Freshly elected Canadian Prime Minister Justin Trudeau is leading a team of provincial leaders at the United Nations Conference of the Parties, or COP21, climate summit in Paris which would have been radically different if the meeting had been held six months ago.
In the past half-year, Alberta -- home to the controversial Athabasca oil sands and Canada's largest energy-producing province -- and Canadians as a nation have elected governments bent on burnishing the country's environmental credentials. In the run-up to COP21, Alberta Premier Rachel Notley vowed to curb greenhouse gas emissions by 2030 by shuttering the province's giant coal-fired electricity generators and replacing them with less-polluting power sources. Notley's socialist New Democratic Party was elected May 5 in an upset victory that saw the ouster of the province's right-leaning Progressive Conservatives after more than four decades. On Oct. 19, Trudeau's Liberal Party pushed out the federal Conservatives, who under leader Stephen Harper pulled the nation out of its commitment under the 1997 Kyoto Accords.
Both Conservative governments had lobbied hard for pipelines that would carry tar-like bitumen from the oil sands in northeastern Alberta to ports where it could be exported to countries other than the U.S., where a glut of domestic supply has depressed prices. The change in political climate became obvious in November, when President Barack Obama rejected TransCanada Corp.'s Keystone XL pipeline -- the seven-year quest to build the conduit ended with a shrug instead of a shout from Canadian political leaders. It was a not-unexpected outcome, the head of one of the world's biggest energy lobbies said Nov. 25 in Calgary, Alberta.
"As we all know this decision is about political positioning on the eve of the COP21 meeting in Paris," Marie-José Nadeau, chair of the World Energy Council, said at the Energy Council of Canada, or ECC, gala in honor of the Canadian Energy Person of the Year. "Nevertheless, this outcome has triggered what Premier Notley has referred to as a wake-up call when she unveiled Alberta's strategy to curb the carbon trajectory within the next 15 years."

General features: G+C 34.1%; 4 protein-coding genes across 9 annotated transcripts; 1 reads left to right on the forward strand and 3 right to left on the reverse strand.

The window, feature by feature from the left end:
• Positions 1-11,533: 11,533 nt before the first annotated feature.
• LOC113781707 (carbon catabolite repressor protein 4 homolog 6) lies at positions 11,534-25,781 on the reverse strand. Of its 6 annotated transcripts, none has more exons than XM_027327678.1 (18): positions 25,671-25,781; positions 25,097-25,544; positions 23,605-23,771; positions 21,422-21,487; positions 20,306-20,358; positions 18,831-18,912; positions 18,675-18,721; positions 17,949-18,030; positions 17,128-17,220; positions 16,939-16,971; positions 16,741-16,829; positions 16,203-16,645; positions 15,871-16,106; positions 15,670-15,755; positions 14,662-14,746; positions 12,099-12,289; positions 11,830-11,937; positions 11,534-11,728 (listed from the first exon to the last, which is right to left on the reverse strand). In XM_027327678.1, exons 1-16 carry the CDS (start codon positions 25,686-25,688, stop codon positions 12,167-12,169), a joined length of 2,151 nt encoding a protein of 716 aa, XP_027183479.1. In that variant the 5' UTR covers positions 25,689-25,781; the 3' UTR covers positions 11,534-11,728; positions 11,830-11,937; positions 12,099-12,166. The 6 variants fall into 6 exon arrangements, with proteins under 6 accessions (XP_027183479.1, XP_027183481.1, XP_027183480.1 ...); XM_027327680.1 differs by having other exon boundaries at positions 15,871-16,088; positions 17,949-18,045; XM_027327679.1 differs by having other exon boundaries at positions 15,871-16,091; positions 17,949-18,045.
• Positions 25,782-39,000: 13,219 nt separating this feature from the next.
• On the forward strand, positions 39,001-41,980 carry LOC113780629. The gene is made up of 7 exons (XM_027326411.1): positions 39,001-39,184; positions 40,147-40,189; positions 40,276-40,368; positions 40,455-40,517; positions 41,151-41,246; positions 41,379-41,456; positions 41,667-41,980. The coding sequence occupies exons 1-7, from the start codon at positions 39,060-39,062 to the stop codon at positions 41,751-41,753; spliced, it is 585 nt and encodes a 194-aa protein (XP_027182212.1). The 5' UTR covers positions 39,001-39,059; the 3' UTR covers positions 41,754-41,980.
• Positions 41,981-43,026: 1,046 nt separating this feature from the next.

Nadeau told energy executives who gathered at the hub of Canada's oil industry to dine on wild arugula and roast elk loin that climate change regulation ranks almost on par with energy prices as a concern among members of her organization. Michael Cleland, the former head of the Canadian Gas Association who was named the ECC's energy person of the year, was blunt about the severity of the emission cuts being proposed and their impact on the energy industry. The debate over the direction of the energy industry, once led by consumer demand for products, is now being informed by citizen demand for ecological responsibility, he said, creating a challenge for fossil-fuel industries.
"If we eliminated all emissions from all oil and gas production, we would still fall well short of the commitments we've already put out for Paris of 30% below current levels by 2030, which many people regard as woefully inadequate," Cleland said.
Canada's news headlines have been dominated in the run-up to COP21 by pronouncements from provinces promoting their environmental programs. Alberta's energy and environment ministers appeared Nov. 30 with energy industry executives and the head of the province's power grid operator, pledging the province would derive 30% of its power from renewables by 2030. On Nov. 24, the Ontario government unveiled its climate strategy, reiterating its plan to enter a cap-and-trade emission scheme with Quebec and California and promising to release a five-year action plan in 2016.